And because I see it this way, I came to hate Bush for taking us into that war. I hated him because the war seemed totally unjustified. And I hated him for the pain he was inflicting on so many good people across the country. I opposed the whole thing, but that didn’t mean I didn’t care about those who had to go do it. One send-off ceremony in particular stuck in my mind. Most of those affairs were pretty similar; they’d decorate the auditorium with lots of flags, some dignified-looking officer would give a rousing speech about the sacrifice being made by the soldiers, they’d read the names of everyone shipping out, and then somebody would sing “Proud to be an American,” or “Bring Him Home” from Les Miserable. Both of them got the same results. Families sat there with tears streaming down their faces.
I usually talked to some of them for my story, and it seemed to me that they knew the reality of this whole awful mess better than the rah-rah, flag-waving Bushes or Bakers or so-called patriots who lined the parade routes. Lots of them admitted their son or daughter, husband or wife, had enlisted because they had few other options for earning a living, or because they intended to let Uncle Sam finance their education when they got out. Time after time, they said, “We never expected him to actually go to war and get killed.” And then they usually started crying, again. I wondered if George Bush really understood the sacrifice these people were making. I wondered if he could still do it, if he knew how much he was hurting them. All for some fucking oil. At that point, I was a long way from the theory my friend on the bench was leading me to.
It was a while before I ran into him again. And I really wanted to talk to him, because the stirrup thing I’d discovered about the Huns seemed fairly promising as at least part of the explanation I was looking for. I was coming out of the grocery store next to the smoke shop when I saw him on the bench—same shirt, same everything, down to the home-style joint he was sucking on. Of course, he’d rolled it to look like a regular smoke, but when I walked up behind him, it wasn’t hard to detect some fairly musty smelling tobacco. I lowered my paper bag to the ground and sat down beside him.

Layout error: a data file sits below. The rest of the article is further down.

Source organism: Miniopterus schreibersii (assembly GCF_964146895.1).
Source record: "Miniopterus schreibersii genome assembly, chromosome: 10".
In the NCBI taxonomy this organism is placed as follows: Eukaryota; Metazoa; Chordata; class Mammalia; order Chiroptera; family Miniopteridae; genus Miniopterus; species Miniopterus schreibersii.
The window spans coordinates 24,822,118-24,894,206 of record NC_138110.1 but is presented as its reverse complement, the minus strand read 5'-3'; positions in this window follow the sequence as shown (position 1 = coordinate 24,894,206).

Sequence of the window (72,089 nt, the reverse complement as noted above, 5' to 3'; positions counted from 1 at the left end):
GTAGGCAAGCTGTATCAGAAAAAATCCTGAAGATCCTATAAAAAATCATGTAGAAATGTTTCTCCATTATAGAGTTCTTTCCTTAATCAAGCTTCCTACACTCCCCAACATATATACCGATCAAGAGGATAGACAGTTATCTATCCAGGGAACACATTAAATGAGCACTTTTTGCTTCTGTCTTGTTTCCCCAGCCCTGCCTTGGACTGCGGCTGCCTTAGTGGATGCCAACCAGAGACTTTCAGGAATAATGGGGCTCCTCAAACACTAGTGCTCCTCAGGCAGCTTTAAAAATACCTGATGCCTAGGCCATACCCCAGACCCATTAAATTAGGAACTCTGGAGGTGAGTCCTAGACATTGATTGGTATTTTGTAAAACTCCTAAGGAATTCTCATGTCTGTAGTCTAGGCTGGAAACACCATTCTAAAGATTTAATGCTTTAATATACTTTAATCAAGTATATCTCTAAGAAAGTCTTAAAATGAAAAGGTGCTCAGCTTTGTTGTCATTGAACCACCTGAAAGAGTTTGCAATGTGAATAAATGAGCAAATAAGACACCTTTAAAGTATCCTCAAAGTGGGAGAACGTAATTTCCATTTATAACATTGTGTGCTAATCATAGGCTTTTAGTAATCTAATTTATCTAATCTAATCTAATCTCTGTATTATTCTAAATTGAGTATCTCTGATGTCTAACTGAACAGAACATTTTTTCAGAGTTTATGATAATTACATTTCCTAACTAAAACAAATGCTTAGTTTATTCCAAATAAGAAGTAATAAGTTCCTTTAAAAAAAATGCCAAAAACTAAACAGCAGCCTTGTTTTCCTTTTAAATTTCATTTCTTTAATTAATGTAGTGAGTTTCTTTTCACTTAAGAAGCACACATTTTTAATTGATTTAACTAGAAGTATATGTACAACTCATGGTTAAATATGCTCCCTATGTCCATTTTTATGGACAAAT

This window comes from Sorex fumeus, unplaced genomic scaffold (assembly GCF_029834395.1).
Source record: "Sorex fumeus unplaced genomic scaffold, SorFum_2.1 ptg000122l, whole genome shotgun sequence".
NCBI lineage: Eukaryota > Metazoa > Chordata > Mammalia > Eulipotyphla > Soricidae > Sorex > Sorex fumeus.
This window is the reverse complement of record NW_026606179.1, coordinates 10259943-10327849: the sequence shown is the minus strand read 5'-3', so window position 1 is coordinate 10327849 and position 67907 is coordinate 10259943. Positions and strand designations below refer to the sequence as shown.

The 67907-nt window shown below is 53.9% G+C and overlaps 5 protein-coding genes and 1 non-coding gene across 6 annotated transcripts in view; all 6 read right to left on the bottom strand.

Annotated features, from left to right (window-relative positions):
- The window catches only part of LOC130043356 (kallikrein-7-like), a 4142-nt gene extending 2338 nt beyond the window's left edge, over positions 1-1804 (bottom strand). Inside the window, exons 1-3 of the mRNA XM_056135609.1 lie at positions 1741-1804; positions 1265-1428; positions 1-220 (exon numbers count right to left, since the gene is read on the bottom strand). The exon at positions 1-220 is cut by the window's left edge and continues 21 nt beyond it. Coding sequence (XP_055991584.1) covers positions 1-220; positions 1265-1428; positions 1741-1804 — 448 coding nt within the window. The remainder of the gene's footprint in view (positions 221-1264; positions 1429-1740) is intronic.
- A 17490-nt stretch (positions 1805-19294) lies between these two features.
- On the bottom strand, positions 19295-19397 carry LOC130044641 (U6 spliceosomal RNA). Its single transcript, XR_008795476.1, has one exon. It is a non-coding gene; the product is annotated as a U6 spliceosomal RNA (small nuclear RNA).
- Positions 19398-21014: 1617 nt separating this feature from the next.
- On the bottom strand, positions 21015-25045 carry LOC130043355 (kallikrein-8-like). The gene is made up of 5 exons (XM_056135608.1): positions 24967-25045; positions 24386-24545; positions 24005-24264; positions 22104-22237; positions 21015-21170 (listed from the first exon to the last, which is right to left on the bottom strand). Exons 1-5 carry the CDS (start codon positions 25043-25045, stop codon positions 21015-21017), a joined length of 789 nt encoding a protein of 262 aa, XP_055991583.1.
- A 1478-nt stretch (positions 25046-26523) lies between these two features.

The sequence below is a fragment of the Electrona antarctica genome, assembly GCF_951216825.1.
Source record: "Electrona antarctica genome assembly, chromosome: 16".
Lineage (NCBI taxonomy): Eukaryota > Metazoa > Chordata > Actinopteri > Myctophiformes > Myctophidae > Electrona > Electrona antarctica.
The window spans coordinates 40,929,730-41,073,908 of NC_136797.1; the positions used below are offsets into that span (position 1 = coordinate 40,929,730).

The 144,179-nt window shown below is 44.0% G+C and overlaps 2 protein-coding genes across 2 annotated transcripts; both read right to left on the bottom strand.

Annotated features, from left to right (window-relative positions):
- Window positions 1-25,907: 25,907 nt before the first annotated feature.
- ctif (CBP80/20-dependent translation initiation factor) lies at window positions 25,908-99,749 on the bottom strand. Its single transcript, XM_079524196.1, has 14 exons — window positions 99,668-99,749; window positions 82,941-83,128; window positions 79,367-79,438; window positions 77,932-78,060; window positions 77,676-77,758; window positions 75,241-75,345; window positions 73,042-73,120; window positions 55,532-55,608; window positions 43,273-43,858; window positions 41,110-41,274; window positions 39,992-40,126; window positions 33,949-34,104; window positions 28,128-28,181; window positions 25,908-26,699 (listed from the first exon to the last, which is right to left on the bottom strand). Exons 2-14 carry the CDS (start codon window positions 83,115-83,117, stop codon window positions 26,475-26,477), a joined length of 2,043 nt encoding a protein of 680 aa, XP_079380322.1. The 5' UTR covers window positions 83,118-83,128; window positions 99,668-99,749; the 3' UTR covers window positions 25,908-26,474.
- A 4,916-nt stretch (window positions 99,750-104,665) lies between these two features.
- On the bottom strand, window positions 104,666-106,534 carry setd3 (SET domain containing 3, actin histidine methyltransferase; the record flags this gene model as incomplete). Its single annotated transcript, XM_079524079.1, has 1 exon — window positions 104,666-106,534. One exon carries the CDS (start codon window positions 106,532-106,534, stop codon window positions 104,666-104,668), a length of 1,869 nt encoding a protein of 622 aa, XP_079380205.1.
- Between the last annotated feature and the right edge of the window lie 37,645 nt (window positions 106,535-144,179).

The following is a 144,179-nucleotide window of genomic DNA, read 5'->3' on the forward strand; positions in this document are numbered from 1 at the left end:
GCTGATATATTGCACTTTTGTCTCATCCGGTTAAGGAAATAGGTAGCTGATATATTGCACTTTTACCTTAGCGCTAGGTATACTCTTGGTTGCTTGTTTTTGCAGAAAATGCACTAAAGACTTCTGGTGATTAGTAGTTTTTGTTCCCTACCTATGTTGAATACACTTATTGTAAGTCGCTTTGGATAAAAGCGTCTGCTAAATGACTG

“Remember me?” I asked, to get things rolling.
He turned toward me slowly, spent a few seconds studying my face, and brightened when he recognized me.
“Hell, yes, you’re the guy with the weight of the world on his shoulders. I recall giving you some advice about that. How ya’ doin’?”
This guy made me smile. He reminded me of some of the bigger “heads” I’d known back in college, except that he seemed to be surviving what looked like constant immersion in consciousness-altering substances a little better than my old friends. This guy was mellow, but still pretty much aware of what was going on. My drugged-out friends liked to be around people, and never missed a party, but when they were there they were either looking for a smoke or laughing or eating or all three at the same time. They had basically moved on from casual conversation. Maybe the new generation of pot-smokers has figured out a way to handle it that we didn’t. In any case, the guy next to me was still up for talking.
It had been a while since I discovered the thing about the stirrup, so I wasn’t as cranked up as I was when it first hit me, but when I started telling him about it, I got pretty enthusiastic.
Yeh,” I said, “you told me to take a look at the Huns and Attila and see what they were up to. Pretty interesting guys, by the way. But here’s what came to me as I read about how they turned into this amazing war-making machine.”
I paused for a second, to see if he was paying attention. He looked at me again and raised his eyebrows slightly, which I think for him was a major facial expression.
“And, you found,” he said slowly, like a college professor trying to lead a kid to the right answer. “You discovered,” he said, and left it hanging in the air.
“What I discovered,” I said, “is just a little part of this thing we’re talking about. But, what I discovered is that the Huns probably couldn’t have done any of that stuff if one very simple thing hadn’t happened.”